“When I was really deciding that this was a career I wanted to pursue…I went and studied stand-up comics, because I felt like that was the place. Otherwise, I would just mimic the guys that were already successful, and I didn’t want to do that,” Berry continued. “I felt dishonest about that.

“So what I did, instead, is I went and studied comedians, and delivery and how you engage an audience and how you hold an audience and how you make a point without beating the audience over the head with it. And how you go from point to point, how you pivot, how you make it fun. A lot of these are sort of back porch conversation tricks, you know, parlor games of, of how we keep a conversation going except it’s a one one man conversation without it feeling like I’m lecturing you.”

During our conversation, Michael Berry admitted he can hear hosts around the country who have lost the will to create compelling content, who say things they don’t believe, and are no longer in love with the format that once enticed them to join the industry.

However, he’s made a vow to never lose the excitement that comes with working in a format he still thoroughly enjoys.

“I view it as I get to wake up every day excited to go to the studio. My dad worked for 40 years at a plant in the maintenance unit and he hated every day of it. But he had all us kids to take care of. I get to entertain every day and people come and listen to me,” he shared. “That really, more than anything else, that is the thrill. I know that sounds hokey, but it’s true.

“I think that most people probably don’t love what they do…I’m a megalomaniac. We all have to be to have the audacity to think that you can talk every day and people want to hear you, but I love it. It’s a thrill. I love to talk and I love to create stories and I love to create entertainment and create content. And when I hear from people that in some way they enjoyed it. It’s more rewarding than you can imagine, in the way that it would be for a pastor, or a comedian, or a songwriter, or a singer. It is incredibly rewarding.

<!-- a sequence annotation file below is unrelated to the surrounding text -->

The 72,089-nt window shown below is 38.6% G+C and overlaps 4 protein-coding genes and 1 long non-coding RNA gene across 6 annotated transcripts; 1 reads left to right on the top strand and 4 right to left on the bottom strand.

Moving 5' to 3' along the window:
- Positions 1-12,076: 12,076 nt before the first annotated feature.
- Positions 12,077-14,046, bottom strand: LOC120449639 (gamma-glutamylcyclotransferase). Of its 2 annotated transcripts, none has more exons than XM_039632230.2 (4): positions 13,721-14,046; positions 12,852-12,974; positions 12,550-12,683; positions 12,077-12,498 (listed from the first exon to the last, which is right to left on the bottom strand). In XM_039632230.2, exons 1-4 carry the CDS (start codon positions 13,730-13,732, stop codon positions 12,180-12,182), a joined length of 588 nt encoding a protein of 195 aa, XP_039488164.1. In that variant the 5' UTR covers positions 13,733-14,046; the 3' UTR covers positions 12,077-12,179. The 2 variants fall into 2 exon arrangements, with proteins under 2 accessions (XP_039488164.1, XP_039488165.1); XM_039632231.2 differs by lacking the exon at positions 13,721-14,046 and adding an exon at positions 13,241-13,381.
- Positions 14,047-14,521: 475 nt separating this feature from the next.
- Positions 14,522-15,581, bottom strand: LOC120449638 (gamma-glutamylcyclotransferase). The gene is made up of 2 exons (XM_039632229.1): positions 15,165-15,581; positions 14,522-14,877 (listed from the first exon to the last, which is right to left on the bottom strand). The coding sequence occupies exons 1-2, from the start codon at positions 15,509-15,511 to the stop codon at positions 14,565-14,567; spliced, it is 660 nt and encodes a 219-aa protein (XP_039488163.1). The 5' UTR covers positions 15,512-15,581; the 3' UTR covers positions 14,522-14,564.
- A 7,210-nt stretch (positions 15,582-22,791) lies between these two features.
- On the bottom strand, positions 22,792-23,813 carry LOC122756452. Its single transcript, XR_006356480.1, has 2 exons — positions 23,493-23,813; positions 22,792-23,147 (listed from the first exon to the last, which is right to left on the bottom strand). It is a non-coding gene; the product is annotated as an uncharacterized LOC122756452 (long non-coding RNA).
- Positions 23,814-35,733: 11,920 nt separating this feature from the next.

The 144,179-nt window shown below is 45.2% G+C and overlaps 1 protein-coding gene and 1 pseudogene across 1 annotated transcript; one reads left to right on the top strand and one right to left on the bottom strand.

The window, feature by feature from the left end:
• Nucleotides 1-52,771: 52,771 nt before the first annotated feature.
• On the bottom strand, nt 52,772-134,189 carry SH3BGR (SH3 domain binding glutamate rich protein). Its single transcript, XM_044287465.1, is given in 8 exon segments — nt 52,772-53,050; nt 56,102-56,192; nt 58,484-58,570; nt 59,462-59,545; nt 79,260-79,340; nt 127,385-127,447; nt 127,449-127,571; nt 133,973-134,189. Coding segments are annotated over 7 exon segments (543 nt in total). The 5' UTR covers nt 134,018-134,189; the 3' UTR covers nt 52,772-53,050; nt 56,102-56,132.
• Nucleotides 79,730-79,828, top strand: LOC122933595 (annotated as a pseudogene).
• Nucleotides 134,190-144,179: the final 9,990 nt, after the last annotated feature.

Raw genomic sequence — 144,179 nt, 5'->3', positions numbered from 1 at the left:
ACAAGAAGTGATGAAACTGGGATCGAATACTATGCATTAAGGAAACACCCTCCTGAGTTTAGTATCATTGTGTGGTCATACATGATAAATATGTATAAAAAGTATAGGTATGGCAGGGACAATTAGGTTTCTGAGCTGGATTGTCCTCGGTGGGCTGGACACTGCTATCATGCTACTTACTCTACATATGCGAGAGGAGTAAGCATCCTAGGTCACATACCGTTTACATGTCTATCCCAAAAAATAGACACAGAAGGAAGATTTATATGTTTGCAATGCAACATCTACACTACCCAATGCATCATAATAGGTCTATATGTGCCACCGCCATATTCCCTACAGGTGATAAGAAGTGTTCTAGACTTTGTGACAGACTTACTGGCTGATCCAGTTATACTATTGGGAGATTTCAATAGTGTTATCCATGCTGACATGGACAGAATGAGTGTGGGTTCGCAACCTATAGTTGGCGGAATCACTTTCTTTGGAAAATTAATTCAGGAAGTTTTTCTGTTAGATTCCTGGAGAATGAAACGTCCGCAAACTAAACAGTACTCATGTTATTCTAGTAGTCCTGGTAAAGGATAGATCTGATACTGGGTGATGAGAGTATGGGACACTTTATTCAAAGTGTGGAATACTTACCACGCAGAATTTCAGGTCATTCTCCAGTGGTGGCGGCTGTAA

“We live in an abundance of riches when it comes to content…but for them to choose to come and say I’m gonna let you entertain me,” Michael Berry concluded. “That is the ultimate compliment.”

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Do Radio Hosts Actually Care About What They’re Talking About?

So many shows do topics because they feel like they have to. Maybe the topic’s trending. Maybe it’s leading the news. But if you don’t care, listeners will notice.

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If you don’t care, why should anyone else care about what you do?

That’s one reason why I didn’t watch the NBA All-Star Game Sunday night. You don’t get a 211-186 final if anyone is remotely making any effort at all. It’s an extended version of the pre-game warmup. Everyone’s throwing up threes with no defense. They might as well break into a layup drill. Nobody wants to get injured in a meaningless game. I’ve endured a lot of All-Star games among the major sports leagues, and I stopped bothering to watch years ago. I haven’t missed much.

That translates to other realms as well. This column focuses on the media, so if you’re, say, a talk radio host, you should be asking yourself whether you really care about what you’re talking about. That’s the threshold question: Do you care? Because if you don’t, are you really going to put in the effort to make the topic entertaining so that other people – your listeners – care enough to listen and stay with you for the whole segment?

So many shows do topics because they feel like they have to. Maybe the topic’s trending. Maybe it’s leading the news. But if you don’t care, listeners will notice. And “I don’t care about it” isn’t a particularly compelling talk radio topic, is it?